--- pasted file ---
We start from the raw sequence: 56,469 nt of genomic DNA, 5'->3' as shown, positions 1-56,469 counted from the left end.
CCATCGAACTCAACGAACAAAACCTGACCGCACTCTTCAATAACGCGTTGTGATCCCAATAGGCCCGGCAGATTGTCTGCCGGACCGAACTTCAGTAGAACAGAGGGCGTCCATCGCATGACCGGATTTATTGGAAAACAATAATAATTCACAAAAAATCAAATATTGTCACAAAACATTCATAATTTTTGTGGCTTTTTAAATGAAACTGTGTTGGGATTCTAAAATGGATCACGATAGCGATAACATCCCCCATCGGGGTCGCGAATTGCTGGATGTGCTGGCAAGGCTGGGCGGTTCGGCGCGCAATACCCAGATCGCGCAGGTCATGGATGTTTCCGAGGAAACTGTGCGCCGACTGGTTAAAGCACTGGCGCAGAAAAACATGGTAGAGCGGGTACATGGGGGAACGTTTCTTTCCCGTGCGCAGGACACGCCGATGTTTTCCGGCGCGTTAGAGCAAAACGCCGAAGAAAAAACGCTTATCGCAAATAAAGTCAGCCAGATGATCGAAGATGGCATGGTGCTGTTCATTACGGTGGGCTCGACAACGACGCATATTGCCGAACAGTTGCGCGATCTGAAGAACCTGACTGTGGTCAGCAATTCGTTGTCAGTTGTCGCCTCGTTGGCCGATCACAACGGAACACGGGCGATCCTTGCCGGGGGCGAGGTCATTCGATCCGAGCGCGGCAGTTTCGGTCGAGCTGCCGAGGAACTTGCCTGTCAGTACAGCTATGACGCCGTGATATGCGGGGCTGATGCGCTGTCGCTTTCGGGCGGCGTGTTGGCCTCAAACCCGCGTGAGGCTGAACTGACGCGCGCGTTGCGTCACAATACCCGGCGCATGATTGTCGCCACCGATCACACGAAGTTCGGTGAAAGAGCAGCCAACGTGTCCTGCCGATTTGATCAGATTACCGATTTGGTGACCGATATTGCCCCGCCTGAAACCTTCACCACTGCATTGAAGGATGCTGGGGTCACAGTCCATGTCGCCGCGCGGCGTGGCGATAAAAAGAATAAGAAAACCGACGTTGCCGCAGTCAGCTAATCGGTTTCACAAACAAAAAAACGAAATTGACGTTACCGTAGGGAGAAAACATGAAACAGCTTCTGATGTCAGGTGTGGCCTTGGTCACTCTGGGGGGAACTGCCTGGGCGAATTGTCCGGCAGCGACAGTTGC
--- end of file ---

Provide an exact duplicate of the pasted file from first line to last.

We start from the raw sequence: 56,469 nt of genomic DNA, 5'->3' as shown, positions 1-56,469 counted from the left end.
CCATCGAACTCAACGAACAAAACCTGACCGCACTCTTCAATAACGCGTTGTGATCCCAATAGGCCCGGCAGATTGTCTGCCGGACCGAACTTCAGTAGAACAGAGGGCGTCCATCGCATGACCGGATTTATTGGAAAACAATAATAATTCACAAAAAATCAAATATTGTCACAAAACATTCATAATTTTTGTGGCTTTTTAAATGAAACTGTGTTGGGATTCTAAAATGGATCACGATAGCGATAACATCCCCCATCGGGGTCGCGAATTGCTGGATGTGCTGGCAAGGCTGGGCGGTTCGGCGCGCAATACCCAGATCGCGCAGGTCATGGATGTTTCCGAGGAAACTGTGCGCCGACTGGTTAAAGCACTGGCGCAGAAAAACATGGTAGAGCGGGTACATGGGGGAACGTTTCTTTCCCGTGCGCAGGACACGCCGATGTTTTCCGGCGCGTTAGAGCAAAACGCCGAAGAAAAAACGCTTATCGCAAATAAAGTCAGCCAGATGATCGAAGATGGCATGGTGCTGTTCATTACGGTGGGCTCGACAACGACGCATATTGCCGAACAGTTGCGCGATCTGAAGAACCTGACTGTGGTCAGCAATTCGTTGTCAGTTGTCGCCTCGTTGGCCGATCACAACGGAACACGGGCGATCCTTGCCGGGGGCGAGGTCATTCGATCCGAGCGCGGCAGTTTCGGTCGAGCTGCCGAGGAACTTGCCTGTCAGTACAGCTATGACGCCGTGATATGCGGGGCTGATGCGCTGTCGCTTTCGGGCGGCGTGTTGGCCTCAAACCCGCGTGAGGCTGAACTGACGCGCGCGTTGCGTCACAATACCCGGCGCATGATTGTCGCCACCGATCACACGAAGTTCGGTGAAAGAGCAGCCAACGTGTCCTGCCGATTTGATCAGATTACCGATTTGGTGACCGATATTGCCCCGCCTGAAACCTTCACCACTGCATTGAAGGATGCTGGGGTCACAGTCCATGTCGCCGCGCGGCGTGGCGATAAAAAGAATAAGAAAACCGACGTTGCCGCAGTCAGCTAATCGGTTTCACAAACAAAAAAACGAAATTGACGTTACCGTAGGGAGAAAACATGAAACAGCTTCTGATGTCAGGTGTGGCCTTGGTCACTCTGGGGGGAACTGCCTGGGCGAATTGTCCGGCAGCGACAGTTGC